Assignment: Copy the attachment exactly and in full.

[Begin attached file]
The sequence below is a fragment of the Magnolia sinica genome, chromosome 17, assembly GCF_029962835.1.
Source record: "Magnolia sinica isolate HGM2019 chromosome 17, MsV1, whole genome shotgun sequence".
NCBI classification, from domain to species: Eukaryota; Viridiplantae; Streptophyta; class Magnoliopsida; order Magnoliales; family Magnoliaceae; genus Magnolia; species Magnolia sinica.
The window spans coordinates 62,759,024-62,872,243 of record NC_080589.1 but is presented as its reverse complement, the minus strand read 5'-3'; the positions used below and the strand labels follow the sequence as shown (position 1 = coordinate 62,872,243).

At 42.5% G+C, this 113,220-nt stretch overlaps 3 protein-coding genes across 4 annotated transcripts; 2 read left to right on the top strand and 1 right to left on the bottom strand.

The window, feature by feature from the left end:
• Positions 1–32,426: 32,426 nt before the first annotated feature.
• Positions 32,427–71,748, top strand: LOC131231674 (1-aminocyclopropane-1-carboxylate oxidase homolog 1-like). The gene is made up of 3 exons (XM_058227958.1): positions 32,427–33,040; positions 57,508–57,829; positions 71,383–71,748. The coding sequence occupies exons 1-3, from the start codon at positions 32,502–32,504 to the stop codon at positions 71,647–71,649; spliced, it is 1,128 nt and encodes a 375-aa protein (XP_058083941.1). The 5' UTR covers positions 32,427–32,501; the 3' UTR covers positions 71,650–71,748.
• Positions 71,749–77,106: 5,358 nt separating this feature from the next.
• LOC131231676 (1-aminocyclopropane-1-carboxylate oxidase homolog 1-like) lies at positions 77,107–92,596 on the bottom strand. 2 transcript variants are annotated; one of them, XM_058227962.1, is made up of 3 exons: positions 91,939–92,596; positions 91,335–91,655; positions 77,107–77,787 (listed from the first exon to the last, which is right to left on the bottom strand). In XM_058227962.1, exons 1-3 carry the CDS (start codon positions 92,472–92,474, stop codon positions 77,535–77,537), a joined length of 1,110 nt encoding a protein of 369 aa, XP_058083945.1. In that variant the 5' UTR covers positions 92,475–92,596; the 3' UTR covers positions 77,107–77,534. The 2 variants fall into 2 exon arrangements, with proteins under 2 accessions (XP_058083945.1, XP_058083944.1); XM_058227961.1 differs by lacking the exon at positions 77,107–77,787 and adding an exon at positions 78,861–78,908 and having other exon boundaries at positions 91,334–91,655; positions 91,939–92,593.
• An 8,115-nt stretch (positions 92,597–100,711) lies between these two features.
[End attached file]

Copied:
The sequence below is a fragment of the Magnolia sinica genome, chromosome 17, assembly GCF_029962835.1.
Source record: "Magnolia sinica isolate HGM2019 chromosome 17, MsV1, whole genome shotgun sequence".
NCBI classification, from domain to species: Eukaryota; Viridiplantae; Streptophyta; class Magnoliopsida; order Magnoliales; family Magnoliaceae; genus Magnolia; species Magnolia sinica.
The window spans coordinates 62,759,024-62,872,243 of record NC_080589.1 but is presented as its reverse complement, the minus strand read 5'-3'; the positions used below and the strand labels follow the sequence as shown (position 1 = coordinate 62,872,243).

At 42.5% G+C, this 113,220-nt stretch overlaps 3 protein-coding genes across 4 annotated transcripts; 2 read left to right on the top strand and 1 right to left on the bottom strand.

The window, feature by feature from the left end:
• Positions 1–32,426: 32,426 nt before the first annotated feature.
• Positions 32,427–71,748, top strand: LOC131231674 (1-aminocyclopropane-1-carboxylate oxidase homolog 1-like). The gene is made up of 3 exons (XM_058227958.1): positions 32,427–33,040; positions 57,508–57,829; positions 71,383–71,748. The coding sequence occupies exons 1-3, from the start codon at positions 32,502–32,504 to the stop codon at positions 71,647–71,649; spliced, it is 1,128 nt and encodes a 375-aa protein (XP_058083941.1). The 5' UTR covers positions 32,427–32,501; the 3' UTR covers positions 71,650–71,748.
• Positions 71,749–77,106: 5,358 nt separating this feature from the next.
• LOC131231676 (1-aminocyclopropane-1-carboxylate oxidase homolog 1-like) lies at positions 77,107–92,596 on the bottom strand. 2 transcript variants are annotated; one of them, XM_058227962.1, is made up of 3 exons: positions 91,939–92,596; positions 91,335–91,655; positions 77,107–77,787 (listed from the first exon to the last, which is right to left on the bottom strand). In XM_058227962.1, exons 1-3 carry the CDS (start codon positions 92,472–92,474, stop codon positions 77,535–77,537), a joined length of 1,110 nt encoding a protein of 369 aa, XP_058083945.1. In that variant the 5' UTR covers positions 92,475–92,596; the 3' UTR covers positions 77,107–77,534. The 2 variants fall into 2 exon arrangements, with proteins under 2 accessions (XP_058083945.1, XP_058083944.1); XM_058227961.1 differs by lacking the exon at positions 77,107–77,787 and adding an exon at positions 78,861–78,908 and having other exon boundaries at positions 91,334–91,655; positions 91,939–92,593.
• An 8,115-nt stretch (positions 92,597–100,711) lies between these two features.